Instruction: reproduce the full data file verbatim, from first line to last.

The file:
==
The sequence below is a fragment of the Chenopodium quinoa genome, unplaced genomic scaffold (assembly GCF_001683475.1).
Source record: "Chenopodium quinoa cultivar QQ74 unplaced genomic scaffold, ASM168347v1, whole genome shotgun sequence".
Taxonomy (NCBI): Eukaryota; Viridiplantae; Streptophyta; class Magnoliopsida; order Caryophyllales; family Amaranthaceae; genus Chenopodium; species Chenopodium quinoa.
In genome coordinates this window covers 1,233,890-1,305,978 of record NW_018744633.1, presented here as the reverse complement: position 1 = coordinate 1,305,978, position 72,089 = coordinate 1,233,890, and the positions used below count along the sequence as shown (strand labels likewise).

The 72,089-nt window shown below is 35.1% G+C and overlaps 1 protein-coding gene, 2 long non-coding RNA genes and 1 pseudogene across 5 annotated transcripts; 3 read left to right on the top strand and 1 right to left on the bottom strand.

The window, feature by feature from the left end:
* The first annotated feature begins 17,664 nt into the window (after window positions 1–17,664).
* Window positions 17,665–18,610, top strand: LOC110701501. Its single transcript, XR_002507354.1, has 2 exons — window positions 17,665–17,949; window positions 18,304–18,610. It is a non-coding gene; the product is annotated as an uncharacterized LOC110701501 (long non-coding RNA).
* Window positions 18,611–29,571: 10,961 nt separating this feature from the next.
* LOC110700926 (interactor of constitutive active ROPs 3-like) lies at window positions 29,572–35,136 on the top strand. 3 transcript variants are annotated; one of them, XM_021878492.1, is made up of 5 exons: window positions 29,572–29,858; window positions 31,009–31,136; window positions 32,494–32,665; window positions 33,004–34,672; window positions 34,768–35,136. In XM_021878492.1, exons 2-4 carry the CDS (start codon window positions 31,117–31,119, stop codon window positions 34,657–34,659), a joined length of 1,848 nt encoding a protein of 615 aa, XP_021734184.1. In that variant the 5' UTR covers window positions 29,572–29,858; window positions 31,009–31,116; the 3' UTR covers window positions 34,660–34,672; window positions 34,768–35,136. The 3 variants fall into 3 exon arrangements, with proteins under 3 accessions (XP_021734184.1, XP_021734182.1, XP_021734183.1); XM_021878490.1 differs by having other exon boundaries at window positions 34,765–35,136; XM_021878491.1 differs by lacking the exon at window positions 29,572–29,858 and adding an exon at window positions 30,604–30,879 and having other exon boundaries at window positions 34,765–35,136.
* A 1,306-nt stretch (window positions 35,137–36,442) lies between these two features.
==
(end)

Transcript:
The sequence below is a fragment of the Chenopodium quinoa genome, unplaced genomic scaffold (assembly GCF_001683475.1).
Source record: "Chenopodium quinoa cultivar QQ74 unplaced genomic scaffold, ASM168347v1, whole genome shotgun sequence".
Taxonomy (NCBI): Eukaryota; Viridiplantae; Streptophyta; class Magnoliopsida; order Caryophyllales; family Amaranthaceae; genus Chenopodium; species Chenopodium quinoa.
In genome coordinates this window covers 1,233,890-1,305,978 of record NW_018744633.1, presented here as the reverse complement: position 1 = coordinate 1,305,978, position 72,089 = coordinate 1,233,890, and the positions used below count along the sequence as shown (strand labels likewise).

The 72,089-nt window shown below is 35.1% G+C and overlaps 1 protein-coding gene, 2 long non-coding RNA genes and 1 pseudogene across 5 annotated transcripts; 3 read left to right on the top strand and 1 right to left on the bottom strand.

The window, feature by feature from the left end:
* The first annotated feature begins 17,664 nt into the window (after window positions 1–17,664).
* Window positions 17,665–18,610, top strand: LOC110701501. Its single transcript, XR_002507354.1, has 2 exons — window positions 17,665–17,949; window positions 18,304–18,610. It is a non-coding gene; the product is annotated as an uncharacterized LOC110701501 (long non-coding RNA).
* Window positions 18,611–29,571: 10,961 nt separating this feature from the next.
* LOC110700926 (interactor of constitutive active ROPs 3-like) lies at window positions 29,572–35,136 on the top strand. 3 transcript variants are annotated; one of them, XM_021878492.1, is made up of 5 exons: window positions 29,572–29,858; window positions 31,009–31,136; window positions 32,494–32,665; window positions 33,004–34,672; window positions 34,768–35,136. In XM_021878492.1, exons 2-4 carry the CDS (start codon window positions 31,117–31,119, stop codon window positions 34,657–34,659), a joined length of 1,848 nt encoding a protein of 615 aa, XP_021734184.1. In that variant the 5' UTR covers window positions 29,572–29,858; window positions 31,009–31,116; the 3' UTR covers window positions 34,660–34,672; window positions 34,768–35,136. The 3 variants fall into 3 exon arrangements, with proteins under 3 accessions (XP_021734184.1, XP_021734182.1, XP_021734183.1); XM_021878490.1 differs by having other exon boundaries at window positions 34,765–35,136; XM_021878491.1 differs by lacking the exon at window positions 29,572–29,858 and adding an exon at window positions 30,604–30,879 and having other exon boundaries at window positions 34,765–35,136.
* A 1,306-nt stretch (window positions 35,137–36,442) lies between these two features.